In either case the form of the ethic follows the ultimate values that define the system. For a person it might be 'kindness'; for a society it might be 'liberty'. To the degree that these values are virtues, then all moral systems are virtue systems. In the practical and necessary relationships that these values create between possible actions, these systems become consequential.

8)

Zenoplata
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Posted 03/11/11 - 2:10 PM:

libertygrl wrote:
a condition describes a pattern in behavior. the pattern exists.

or as you put it, "actions which you interpret as having similar characteristics to other actions which you denote using the "condition" "justice" or "science" exist."

note your own usage of the word "exist" in that sentence, and the subject to which it refers.


You're just dancing around rhetoric. If you want to define any sort of particular thing as justice, or science, go ahead.

Nothing exists besides particular objects, if you want to call them justice, science or dilly-do-skadoodle, I don't care.

For the purpose of debating virtue ethics, universals do not exist. If you want to pretend justice is not a universal, go ahead, doesn't really matter because it's still descriptive, not prescriptive.
Monk2400
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Posted 03/11/11 - 2:15 PM:

There's existence and existence. We might end all discussion by saying 'nothing really exists except empty space' or 'nothing exists except energy', meaning that all the various forms real or imagined are equally illusory or insubstantial.

"Particular, concrete, physical things" don't really exist. All particles reduce to forces and forces aren't even understood. Moreover, it is impossible to have any knowledge of the existence of external things. We know nothing of the falling tree in the empty forest and we know nothing of the electron in Alpha Centari. Nor can we prove these 'exist' anywhere except as ideas in our mind.

As such, only ideas really exist for conscious agents. And in that sphere they are all equal. We can split hairs and say, 'well there's ideas and ideas; I have ideas about purple monsters and ideas about rocks and trees and these refer to different classes of things.' And so they are. The former are always inaccessible to 'others' while in the latter we might find some intersubjective agreement. That is the only real difference.

In that sense, ideas like 'honour' and 'justice' are more real than many rocks and trees because they have a high degree of social agreement, because they are defined by the acts and values of societies. People agree when someone says 'it was his just deserts' just as if you said 'there's a tree over there'.

The point is that a thing doesn't need to be a 'thing' to have existence. And many things that are only 'ideas' have more reality to them than ideas that refer to 'things'.

8)
libertygrl
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Posted 03/11/11 - 2:16 PM:

Zenoplata wrote:
You're just dancing around rhetoric.

you're the one saying actions exist, and then turning around and saying they don't. seems rather inconsistent.

Z wrote:
If you want to define any sort of particular thing as justice, or science, go ahead.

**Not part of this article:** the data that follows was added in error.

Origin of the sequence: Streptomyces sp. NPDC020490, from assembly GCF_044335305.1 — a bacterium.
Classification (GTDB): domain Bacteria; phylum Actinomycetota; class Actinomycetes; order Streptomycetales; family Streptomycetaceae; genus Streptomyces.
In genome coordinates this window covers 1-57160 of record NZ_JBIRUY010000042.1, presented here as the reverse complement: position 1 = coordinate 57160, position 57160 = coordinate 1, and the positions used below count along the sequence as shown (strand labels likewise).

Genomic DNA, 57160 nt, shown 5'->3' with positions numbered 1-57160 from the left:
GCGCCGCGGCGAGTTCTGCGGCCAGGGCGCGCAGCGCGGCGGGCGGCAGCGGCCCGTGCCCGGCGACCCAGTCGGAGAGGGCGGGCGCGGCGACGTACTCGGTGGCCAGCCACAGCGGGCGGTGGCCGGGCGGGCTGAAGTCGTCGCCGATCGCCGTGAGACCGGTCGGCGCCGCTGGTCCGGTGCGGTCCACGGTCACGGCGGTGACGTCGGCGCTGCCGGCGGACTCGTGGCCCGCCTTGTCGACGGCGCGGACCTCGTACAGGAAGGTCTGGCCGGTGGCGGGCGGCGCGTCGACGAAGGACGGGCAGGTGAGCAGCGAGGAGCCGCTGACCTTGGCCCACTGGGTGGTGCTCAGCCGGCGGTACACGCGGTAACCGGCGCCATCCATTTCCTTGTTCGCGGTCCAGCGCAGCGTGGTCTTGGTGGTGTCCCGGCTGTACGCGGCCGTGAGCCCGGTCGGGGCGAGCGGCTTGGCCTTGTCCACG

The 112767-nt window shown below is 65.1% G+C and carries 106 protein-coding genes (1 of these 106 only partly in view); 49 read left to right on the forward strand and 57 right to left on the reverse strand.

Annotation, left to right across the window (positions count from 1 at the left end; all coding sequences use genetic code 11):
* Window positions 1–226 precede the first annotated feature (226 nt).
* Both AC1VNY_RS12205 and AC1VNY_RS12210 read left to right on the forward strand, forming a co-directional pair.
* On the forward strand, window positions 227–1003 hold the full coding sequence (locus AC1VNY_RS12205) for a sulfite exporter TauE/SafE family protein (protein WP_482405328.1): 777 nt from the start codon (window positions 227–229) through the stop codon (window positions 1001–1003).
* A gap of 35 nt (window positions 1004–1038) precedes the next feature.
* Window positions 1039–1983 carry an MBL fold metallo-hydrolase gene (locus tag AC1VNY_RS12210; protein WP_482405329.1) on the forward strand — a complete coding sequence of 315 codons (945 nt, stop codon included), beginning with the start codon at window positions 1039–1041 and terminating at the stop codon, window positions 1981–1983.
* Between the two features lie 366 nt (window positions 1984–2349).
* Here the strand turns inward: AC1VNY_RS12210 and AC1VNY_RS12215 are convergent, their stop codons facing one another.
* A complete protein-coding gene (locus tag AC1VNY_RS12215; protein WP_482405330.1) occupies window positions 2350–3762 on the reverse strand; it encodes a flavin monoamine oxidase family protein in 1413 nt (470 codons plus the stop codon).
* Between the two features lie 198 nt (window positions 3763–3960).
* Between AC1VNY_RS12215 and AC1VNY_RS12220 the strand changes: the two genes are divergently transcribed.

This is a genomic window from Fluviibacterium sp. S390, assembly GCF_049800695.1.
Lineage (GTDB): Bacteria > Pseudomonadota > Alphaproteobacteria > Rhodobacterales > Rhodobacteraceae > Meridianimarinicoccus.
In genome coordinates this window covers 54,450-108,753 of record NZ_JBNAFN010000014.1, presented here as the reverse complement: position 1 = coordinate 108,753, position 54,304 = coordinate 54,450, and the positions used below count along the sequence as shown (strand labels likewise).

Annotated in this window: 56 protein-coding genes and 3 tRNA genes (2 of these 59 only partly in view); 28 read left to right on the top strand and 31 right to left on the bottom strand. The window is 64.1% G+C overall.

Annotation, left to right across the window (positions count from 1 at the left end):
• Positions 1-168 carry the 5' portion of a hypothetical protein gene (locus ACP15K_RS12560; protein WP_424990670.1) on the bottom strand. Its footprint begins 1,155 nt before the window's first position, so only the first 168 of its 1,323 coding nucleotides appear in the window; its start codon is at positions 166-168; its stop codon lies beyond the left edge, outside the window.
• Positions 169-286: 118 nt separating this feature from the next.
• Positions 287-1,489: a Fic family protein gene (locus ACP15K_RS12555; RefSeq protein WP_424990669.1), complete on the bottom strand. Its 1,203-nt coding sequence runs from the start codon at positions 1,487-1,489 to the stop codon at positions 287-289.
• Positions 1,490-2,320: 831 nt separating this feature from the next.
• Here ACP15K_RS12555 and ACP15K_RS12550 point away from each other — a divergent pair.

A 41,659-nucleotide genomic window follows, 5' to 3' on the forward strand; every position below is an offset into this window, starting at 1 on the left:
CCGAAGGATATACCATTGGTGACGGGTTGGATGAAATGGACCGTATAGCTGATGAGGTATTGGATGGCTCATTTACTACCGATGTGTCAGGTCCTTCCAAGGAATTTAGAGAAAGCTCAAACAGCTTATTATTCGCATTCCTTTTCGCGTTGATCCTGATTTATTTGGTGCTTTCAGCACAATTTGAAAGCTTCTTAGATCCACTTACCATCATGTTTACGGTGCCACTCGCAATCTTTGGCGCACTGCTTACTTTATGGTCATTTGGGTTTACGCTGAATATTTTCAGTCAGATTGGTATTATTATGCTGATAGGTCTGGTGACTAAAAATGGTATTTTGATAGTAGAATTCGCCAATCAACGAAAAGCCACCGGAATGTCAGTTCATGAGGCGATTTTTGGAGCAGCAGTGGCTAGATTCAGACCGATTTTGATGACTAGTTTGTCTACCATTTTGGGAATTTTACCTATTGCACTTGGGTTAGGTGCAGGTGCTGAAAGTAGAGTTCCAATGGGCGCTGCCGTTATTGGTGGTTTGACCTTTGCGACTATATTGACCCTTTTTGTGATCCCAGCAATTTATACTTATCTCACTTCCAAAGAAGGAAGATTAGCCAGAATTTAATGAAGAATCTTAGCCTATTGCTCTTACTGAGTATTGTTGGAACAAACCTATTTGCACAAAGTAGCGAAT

indeed, i have, and will continue to do so.

Z wrote:
For the purpose of debating virtue ethics, universals do not exist. If you want to pretend justice is not a universal, go ahead, doesn't really matter because it's still descriptive, not prescriptive.

justice can be both descriptive and prescriptive, in the sense that it is possible to strive toward a condition of justice.
libertygrl
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Posted 03/11/11 - 2:17 PM:

Monk wrote:
The point is that a thing doesn't need to be a 'thing' to have existence.

agreed
Zenoplata
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Posted 03/11/11 - 2:21 PM:

Yes, we can reduce all physical matter to energy.

Words do not do justice to describe a particular things actuality.

A particular concrete thing is a state of energy, it exists but can be reduced. "Justice" is not a state of energy.

As far as what we know at any given moment and what actually is, are two different matters. We could reduce this debate down to one over solipsism, I suppose.

And no, I do not think society agrees that the concept of "just desserts" is as clear as the concept of "tree."

I do not agree with your last couple points whatsoever.
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Posted 03/11/11 - 2:27 PM:

libertygrl wrote:

you're the one saying actions exist, and then turning around and saying they don't. seems rather inconsistent.


indeed, i have, and will continue to do so.


justice can be both descriptive and prescriptive, in the sense that it is possible to strive toward a condition of justice.


I made it very clear that temporal reality exists.

If we want to get into whether an action exists or not, and how to define an action, and whether it is different than a particular concrete thing, this is a matter for another discussion.

An action is not a universal.

You're the one that seems to think universals are particular objects. Seems rather inconsistent.
Zenoplata
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Posted 03/11/11 - 2:28 PM:

It is possible we can strive towards a condition of justice.

Still descriptive, my dear.
libertygrl
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Posted 03/11/11 - 2:34 PM:

Z wrote:
Only particular, concrete, phhysical things exist.

Z wrote:
I made it very clear that temporal reality exists.

and what is temporal reality, by your definition? some particular, concrete, physical thing?

Z wrote:
You're the one that seems to think universals are particular objects.

i never said anything of the sort, nor did i think it.

Z wrote:
It is possible we can strive towards a condition of justice.

Still descriptive, my dear.

and what is prescriptive, by your definition?